Everybody get up, it's time to slam now! The original Space Jam is back and better than ever on Blu-ray and 4K Ultra HD! If you grew up in the 90's, like me, you probably remember watching this film over and over again. How does Space Jam fair 25 years later? Is this movie truly OK for younger children? I've got a no-spoilers (cause hey, it's been a while), parents review as we revisit Space Jam!
Disclaimer: I was sent a copy of the Space Jam Blu-ray/4K Ultra HD combo pack free for review. All thoughts and opinions are my own.
Space Jam Now Available on 4K Ultra HD | No-Spoilers, Parent Review
Space Jam | Movie Synopsis
The world's greatest legends collide in a future universe with Jordan as a live-action hero entering a spectacular animated world. Captured by Bugs Bunny to foil a ghastly gang of space creatures, Jordan must play the basketball game of his life to save the beloved cartoon heroes from a hideous kidnapping scheme.
Space Jam | Review
I remember loving this film and the Looney Tunes in general as a kid but I will admit I have not watched Space Jam in a very long time. I was excited to watch this film on our family movie night but I really didn't know what to expect. Would the film hold up all these years later? Would it be as good as my childhood memory leads me to believe?
Space Jam has tons of laugh out loud moments, it is jam-packed with incredible cameos and it is downright LOONEY!
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This film is looney, remember? The plot of the film is based around space creatures wanting to bring the Looney Tunes to their theme park (in space) as a way to draw larger crowds and make more money for their boss.
The always clever Bugs Bunny gets the creatures to agree to play them in a game of basketball; if the space creatures win, Bugs and the gang would head up to space, if Bugs wins they won't.
Simple right? Things of course get tricky and Bugs "recruits" basketball legend, Michael Jordan to help out the Looney Tunes team.
The plot is more complex than just a basketball game and when we flash back to the human world, younger children may get confused.
The PG Rating
I believe the official reasoning for the PG rating is "mild cartoon language".
That being said, this film was released in the 90's and cartoon violence and language is different than what some parents and caregivers may expect in a film made today.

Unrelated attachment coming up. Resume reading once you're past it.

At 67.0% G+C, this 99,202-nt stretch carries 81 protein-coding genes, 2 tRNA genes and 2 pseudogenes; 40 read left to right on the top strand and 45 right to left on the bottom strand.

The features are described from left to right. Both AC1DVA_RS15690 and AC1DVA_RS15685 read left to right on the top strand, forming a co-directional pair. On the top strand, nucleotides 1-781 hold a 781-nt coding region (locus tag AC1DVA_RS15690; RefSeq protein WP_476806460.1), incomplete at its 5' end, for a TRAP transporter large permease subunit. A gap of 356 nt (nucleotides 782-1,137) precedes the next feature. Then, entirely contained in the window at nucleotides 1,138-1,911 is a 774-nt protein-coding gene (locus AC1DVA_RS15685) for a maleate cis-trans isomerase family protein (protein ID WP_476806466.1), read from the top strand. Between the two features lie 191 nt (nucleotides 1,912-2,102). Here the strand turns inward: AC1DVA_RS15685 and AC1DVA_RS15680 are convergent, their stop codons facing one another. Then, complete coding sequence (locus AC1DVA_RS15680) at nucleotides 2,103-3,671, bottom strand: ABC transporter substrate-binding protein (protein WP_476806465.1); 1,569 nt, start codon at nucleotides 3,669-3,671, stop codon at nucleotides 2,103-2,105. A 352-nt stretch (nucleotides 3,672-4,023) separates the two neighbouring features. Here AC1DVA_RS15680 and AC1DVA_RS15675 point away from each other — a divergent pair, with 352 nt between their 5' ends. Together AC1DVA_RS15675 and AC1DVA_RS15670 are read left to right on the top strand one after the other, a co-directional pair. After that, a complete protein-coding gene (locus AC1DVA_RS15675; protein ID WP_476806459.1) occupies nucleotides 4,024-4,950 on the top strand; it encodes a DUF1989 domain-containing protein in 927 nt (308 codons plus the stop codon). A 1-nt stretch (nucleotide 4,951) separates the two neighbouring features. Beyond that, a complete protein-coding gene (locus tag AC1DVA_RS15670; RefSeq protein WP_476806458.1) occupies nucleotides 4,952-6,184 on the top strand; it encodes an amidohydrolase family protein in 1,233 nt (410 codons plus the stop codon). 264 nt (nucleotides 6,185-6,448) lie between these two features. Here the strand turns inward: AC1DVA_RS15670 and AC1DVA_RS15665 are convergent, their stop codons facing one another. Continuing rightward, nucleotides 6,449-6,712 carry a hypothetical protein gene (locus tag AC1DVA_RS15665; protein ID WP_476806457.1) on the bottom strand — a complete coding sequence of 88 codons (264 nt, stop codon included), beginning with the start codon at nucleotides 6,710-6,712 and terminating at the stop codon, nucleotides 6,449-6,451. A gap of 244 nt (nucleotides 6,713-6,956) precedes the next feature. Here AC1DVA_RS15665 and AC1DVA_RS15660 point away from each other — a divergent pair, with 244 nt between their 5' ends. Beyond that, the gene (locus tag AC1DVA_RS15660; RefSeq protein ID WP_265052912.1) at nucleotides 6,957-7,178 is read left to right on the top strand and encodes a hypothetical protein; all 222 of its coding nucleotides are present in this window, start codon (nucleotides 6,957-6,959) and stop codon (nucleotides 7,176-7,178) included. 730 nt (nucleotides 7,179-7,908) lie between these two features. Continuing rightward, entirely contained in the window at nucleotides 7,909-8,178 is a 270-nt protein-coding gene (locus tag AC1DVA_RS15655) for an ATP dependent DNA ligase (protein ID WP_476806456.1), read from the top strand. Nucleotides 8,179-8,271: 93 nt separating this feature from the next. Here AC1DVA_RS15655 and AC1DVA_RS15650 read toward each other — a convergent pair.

The cartoon violence is typical of classic Looney Tunes, you'll see some gun use (not shooting at each other, but a gun is visible and shots fire off), characters flattened like pancakes, stretched, rolled into a ball and bounced like a basketball. These fantastical injuries crossover from the cartoons to the humans in the film, but everyone is always okay in the next scene, no one is ever truly, truly hurt.
As for the language, the space creatures theme park is called "Moron Mountain" so that is said frequently in the film. Other words heard include "hell" and "sucks". At one point one of the space creatures has their pants down and Lola Bunny remarks "nice butt!"
There are certainly jokes in the film geared toward parents, at one point another basketball player is asked if he is having trouble performing in other areas (wink, wink).
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How Scary Are the Monstars?
For sensitive children, the transformation of the small space creatures into the giant, Monstars may be too much for them. The Monstars are certainly the bad guys of the film, and look the part.
They are at their scariest during their transformation scene however, so a quick scene skip may just do the trick.
This film holds up! The soundtrack features one hit after another, remember Monica's "For You I Will"? Seal's "Fly Like an Eagle"? Of course the title track "Space Jam" by Quad City DJ's is the true star, that song had my kids (and myself!) up and dancing as soon as it started.
Space Jam does a great job of mixing slapstick, silly humor for kids with actual jokes for grownups.
The montage of Michael Jordan's unmatchable talent on the court is goosebump inducing and is such a wonderful love letter to his career. 25 years later I know I appreciate that sequence way more now than I did as a kid.
Space Jam has multiple levels of nostalgia. This film not only takes audiences back to a time when Michale Jordan was on the court but Charles Barkley and Patrick Ewing as well, so when you mix that in with the Looney Tunes characters in all of their looney glory it is quintessential 90s.
Age recommendation for Space Jam: 5+
I watched this with children younger than 5 however I am now dealing with a toddler who remarks "nice butt" at least once a day.
Due to the scary nature of the Monstars and the language I would say this is for slightly older children but it is still a perfect family movie night choice all the years later!